Question Your World: How Does Sugar Impact Our Brain? | Community Idea Stations


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Question Your World: How Does Sugar Impact Our Brain?

How does sugar impact our brain? Well, this is a tale of two sugars - glucose and fructose. Both occur naturally, but one of them has a vastly different way of communicating with your brain. In one corner we have glucose, commonly found in pineapples and oranges among others. The consumption of this sugar registers a “full” feeling in the brain. So basically you eat enough of the foods with this in it and your brain thinks “Oh boy, I’m stuffed.” Now, in the other corner you have fructose, commonly found in sodas and canned foods. This is where the sugar story gets fascinating. Consumption of foods high in fructose does not register the “full” feeling in the body. Weird, right? Learn more in this week’s Question Your World Radio report by the Science Museum of Virginia.

This issue becomes a bit more alarming when we think about our day to day diets. Most fast foods and canned foods seem to come with a very heavy dosage of fructose. So, let’s say one is eating a tasty burger and drinking a soda to wash down the meal. This fructose-heavy meal prevents the brain from registering that there’s no more food required. Then a signal is sent to continue to desire food. The caloric intake of these foods is pretty high as is, and then you add in the fact that your brain is saying “keep eating!!!”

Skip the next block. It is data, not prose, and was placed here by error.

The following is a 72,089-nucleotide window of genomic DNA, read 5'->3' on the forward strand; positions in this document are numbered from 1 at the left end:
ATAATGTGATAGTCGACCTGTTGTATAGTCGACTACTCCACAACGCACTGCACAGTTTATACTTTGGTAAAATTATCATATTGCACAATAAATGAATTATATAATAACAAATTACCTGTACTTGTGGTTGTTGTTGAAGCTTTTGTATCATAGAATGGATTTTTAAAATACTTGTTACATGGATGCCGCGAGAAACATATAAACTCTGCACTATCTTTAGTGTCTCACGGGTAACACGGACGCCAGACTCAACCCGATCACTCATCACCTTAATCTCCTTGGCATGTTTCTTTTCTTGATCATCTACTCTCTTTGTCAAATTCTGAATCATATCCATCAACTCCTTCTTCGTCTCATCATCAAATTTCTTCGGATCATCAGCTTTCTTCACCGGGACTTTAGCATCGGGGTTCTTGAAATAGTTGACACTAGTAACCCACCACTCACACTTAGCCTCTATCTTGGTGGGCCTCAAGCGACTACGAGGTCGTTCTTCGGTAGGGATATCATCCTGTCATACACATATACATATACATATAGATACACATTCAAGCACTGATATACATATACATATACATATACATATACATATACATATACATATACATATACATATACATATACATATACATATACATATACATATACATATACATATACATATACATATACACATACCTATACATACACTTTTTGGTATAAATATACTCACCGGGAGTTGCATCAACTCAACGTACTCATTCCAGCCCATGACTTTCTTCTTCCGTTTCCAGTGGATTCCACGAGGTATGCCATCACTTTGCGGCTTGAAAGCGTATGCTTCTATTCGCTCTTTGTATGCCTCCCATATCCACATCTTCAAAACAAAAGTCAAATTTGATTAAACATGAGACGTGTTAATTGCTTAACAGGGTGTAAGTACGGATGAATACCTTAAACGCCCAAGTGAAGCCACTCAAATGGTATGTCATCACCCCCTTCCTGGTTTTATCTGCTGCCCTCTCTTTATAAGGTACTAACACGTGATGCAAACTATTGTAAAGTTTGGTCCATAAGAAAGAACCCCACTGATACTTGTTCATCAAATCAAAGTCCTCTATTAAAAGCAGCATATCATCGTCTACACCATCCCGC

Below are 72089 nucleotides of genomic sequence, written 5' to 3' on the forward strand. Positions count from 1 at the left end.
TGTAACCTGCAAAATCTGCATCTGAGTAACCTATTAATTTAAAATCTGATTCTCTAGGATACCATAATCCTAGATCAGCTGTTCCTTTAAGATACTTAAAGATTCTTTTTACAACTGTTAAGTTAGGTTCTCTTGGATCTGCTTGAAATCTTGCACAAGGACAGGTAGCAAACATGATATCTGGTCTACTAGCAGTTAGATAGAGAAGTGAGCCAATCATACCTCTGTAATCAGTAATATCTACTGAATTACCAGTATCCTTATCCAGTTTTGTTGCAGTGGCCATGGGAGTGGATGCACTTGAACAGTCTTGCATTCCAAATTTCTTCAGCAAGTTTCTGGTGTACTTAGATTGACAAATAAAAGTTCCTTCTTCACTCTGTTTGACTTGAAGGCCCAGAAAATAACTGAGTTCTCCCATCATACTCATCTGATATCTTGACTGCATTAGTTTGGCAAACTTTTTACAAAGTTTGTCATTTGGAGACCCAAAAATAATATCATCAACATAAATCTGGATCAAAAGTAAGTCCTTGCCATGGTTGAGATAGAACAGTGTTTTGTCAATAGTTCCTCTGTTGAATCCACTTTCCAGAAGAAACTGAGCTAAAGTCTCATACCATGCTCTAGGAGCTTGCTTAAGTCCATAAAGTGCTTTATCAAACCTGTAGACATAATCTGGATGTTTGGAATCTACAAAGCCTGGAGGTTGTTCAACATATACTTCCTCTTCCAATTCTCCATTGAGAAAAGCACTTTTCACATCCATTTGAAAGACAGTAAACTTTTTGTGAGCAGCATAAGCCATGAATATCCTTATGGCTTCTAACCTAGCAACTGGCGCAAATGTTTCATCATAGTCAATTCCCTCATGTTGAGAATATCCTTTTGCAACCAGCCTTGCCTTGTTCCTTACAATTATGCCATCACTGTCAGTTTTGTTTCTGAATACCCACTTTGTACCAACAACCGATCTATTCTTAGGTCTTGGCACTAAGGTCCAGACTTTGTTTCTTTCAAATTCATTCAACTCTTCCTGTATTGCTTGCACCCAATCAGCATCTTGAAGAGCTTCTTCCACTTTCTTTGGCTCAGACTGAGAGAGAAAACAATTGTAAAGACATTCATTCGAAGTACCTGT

Scientists at Yale have been tracking the impact that sugar has on the functions of our brains and this data seems to line up with the eating habits of Americans. Sugar impacts our meal sizes as well. For example, just twenty years ago fast food meals were a lot smaller. Burgers were usually around 300 calories where as today they are in the range of 500 calories. Getting bigger.

Sodas are another good example. The average serving size of a soda was an 8 ounce bottle and currently we are served 20 ounce beverages. Making sodas go from being 97 calories to 242 calories. Getting bigger! Also, consider some breakfast items as well, like bagels. Twenty years ago they were made with a 3 inch diameter, clocking in at 140 calories. Today’s bagels are made with a 5 inch diameter and clocking in at 350 calories. Getting bigger!! So, it’s not just one meal of the day, it’s every meal every day. We’re eating more and we are…you guessed it…getting bigger! 

To keep your brain from always wanting to eat more than it needs investigate what you are putting into your body. Perhaps our knowledge of sugars will help provide a healthy perspective on our wellness and could prevent our bellies from getting bigger!

For more information check out the article on the Yale scientists findings.

Article by Prabir Mehta, Science Museum of Virginia

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